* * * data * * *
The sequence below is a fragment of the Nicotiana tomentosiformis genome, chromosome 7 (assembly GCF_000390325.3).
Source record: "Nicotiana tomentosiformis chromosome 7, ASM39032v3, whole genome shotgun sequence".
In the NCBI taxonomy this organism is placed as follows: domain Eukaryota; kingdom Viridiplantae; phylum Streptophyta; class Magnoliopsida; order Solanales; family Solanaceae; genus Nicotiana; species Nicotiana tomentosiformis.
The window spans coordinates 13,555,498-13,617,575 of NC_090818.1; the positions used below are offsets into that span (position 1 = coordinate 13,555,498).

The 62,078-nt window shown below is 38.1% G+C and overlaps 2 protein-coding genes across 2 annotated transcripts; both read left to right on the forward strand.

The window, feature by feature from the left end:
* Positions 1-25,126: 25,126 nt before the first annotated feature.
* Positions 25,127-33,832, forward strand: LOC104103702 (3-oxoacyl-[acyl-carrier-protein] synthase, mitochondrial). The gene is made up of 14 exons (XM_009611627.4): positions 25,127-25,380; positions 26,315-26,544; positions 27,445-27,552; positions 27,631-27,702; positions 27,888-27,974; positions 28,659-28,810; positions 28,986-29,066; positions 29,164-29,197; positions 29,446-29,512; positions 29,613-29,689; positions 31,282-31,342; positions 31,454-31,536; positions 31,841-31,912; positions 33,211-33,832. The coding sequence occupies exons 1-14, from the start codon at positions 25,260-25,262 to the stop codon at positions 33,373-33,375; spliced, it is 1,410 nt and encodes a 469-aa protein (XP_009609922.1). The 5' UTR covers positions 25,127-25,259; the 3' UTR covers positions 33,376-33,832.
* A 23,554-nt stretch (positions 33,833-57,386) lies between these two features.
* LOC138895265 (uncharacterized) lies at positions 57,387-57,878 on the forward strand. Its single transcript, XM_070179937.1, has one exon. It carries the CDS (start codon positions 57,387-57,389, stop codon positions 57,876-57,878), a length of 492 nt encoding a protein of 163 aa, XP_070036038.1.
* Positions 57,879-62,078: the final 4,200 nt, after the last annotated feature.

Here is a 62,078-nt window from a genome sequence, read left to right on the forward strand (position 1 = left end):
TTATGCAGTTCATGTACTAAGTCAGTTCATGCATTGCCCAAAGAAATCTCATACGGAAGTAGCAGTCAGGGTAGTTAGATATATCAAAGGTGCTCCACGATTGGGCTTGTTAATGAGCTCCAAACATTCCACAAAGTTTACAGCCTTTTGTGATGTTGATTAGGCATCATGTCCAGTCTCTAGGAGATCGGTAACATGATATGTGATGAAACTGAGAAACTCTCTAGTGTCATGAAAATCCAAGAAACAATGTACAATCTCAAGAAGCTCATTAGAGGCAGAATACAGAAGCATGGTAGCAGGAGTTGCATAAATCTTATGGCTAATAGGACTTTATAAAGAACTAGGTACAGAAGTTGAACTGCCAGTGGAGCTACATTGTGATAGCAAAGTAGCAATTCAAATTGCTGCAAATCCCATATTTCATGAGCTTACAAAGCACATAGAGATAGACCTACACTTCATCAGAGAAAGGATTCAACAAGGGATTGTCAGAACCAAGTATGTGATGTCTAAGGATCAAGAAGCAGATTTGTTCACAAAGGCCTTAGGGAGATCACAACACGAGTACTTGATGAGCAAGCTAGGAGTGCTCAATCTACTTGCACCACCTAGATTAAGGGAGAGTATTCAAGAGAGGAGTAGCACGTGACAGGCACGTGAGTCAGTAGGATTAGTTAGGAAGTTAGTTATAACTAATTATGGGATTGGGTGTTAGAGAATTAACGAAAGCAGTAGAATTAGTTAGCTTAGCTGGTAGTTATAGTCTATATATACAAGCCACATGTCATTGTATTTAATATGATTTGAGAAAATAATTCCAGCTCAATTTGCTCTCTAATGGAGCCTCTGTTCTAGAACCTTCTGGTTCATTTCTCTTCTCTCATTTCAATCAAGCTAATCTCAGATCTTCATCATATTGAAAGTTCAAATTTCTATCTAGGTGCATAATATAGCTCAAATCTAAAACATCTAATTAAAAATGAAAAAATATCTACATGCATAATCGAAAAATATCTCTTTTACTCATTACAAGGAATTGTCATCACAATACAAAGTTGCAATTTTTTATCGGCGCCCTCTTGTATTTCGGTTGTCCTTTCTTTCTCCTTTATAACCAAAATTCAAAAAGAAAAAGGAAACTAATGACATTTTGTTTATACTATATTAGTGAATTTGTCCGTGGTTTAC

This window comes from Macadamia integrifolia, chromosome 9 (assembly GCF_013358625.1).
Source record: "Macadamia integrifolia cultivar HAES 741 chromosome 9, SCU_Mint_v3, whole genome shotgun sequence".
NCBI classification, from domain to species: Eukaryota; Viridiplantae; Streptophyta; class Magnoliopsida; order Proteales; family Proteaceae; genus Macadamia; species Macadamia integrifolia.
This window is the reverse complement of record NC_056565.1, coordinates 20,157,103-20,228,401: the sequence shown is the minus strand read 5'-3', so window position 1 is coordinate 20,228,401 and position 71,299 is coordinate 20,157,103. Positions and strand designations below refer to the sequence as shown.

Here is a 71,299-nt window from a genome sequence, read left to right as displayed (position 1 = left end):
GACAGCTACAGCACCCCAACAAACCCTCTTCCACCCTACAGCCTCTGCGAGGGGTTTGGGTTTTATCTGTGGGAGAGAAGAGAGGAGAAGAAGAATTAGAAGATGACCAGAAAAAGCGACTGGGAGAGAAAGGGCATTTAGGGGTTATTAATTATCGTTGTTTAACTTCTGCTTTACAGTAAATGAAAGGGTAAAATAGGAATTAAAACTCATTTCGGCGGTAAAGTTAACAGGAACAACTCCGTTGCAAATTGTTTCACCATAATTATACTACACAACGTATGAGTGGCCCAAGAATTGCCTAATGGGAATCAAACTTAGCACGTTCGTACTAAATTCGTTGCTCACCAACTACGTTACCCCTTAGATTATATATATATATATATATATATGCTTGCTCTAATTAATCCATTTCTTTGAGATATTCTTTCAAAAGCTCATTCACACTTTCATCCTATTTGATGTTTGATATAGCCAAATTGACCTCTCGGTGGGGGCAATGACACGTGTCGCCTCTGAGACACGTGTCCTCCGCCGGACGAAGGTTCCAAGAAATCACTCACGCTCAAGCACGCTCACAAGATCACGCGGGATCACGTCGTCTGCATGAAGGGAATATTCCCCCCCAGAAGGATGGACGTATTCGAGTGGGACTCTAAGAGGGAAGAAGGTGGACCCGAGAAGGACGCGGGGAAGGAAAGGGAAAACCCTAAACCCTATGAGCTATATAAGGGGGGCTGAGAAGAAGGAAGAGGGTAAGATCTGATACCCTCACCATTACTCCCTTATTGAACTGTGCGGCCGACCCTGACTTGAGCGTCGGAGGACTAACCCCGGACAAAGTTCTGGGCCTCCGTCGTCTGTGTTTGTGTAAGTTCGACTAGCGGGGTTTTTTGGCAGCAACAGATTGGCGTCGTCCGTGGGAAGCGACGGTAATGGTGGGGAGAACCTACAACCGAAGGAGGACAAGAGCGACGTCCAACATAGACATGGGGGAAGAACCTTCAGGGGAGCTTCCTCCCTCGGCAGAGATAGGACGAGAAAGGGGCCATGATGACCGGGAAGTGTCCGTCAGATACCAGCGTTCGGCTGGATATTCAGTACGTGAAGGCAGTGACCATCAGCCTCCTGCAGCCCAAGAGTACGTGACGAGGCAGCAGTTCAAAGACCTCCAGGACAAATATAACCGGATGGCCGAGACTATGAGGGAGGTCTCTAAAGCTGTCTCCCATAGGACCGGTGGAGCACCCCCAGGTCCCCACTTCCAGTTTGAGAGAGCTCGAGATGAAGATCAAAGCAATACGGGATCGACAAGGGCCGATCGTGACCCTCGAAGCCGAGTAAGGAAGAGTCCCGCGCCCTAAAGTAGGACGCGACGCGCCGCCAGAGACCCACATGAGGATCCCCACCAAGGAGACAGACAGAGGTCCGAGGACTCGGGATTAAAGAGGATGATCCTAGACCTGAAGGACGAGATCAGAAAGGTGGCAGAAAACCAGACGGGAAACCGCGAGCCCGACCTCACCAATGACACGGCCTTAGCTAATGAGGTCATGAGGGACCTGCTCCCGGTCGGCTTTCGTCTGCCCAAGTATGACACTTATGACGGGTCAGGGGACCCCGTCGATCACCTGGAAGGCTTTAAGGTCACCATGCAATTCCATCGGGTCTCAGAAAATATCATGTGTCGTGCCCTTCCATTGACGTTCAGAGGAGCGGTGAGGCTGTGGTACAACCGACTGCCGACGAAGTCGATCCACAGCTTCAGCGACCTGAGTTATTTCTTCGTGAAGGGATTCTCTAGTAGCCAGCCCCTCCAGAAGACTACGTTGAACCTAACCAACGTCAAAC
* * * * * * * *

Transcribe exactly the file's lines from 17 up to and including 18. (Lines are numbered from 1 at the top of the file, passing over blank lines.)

This window is the reverse complement of record NC_056565.1, coordinates 20,157,103-20,228,401: the sequence shown is the minus strand read 5'-3', so window position 1 is coordinate 20,228,401 and position 71,299 is coordinate 20,157,103. Positions and strand designations below refer to the sequence as shown.

Here is a 71,299-nt window from a genome sequence, read left to right as displayed (position 1 = left end):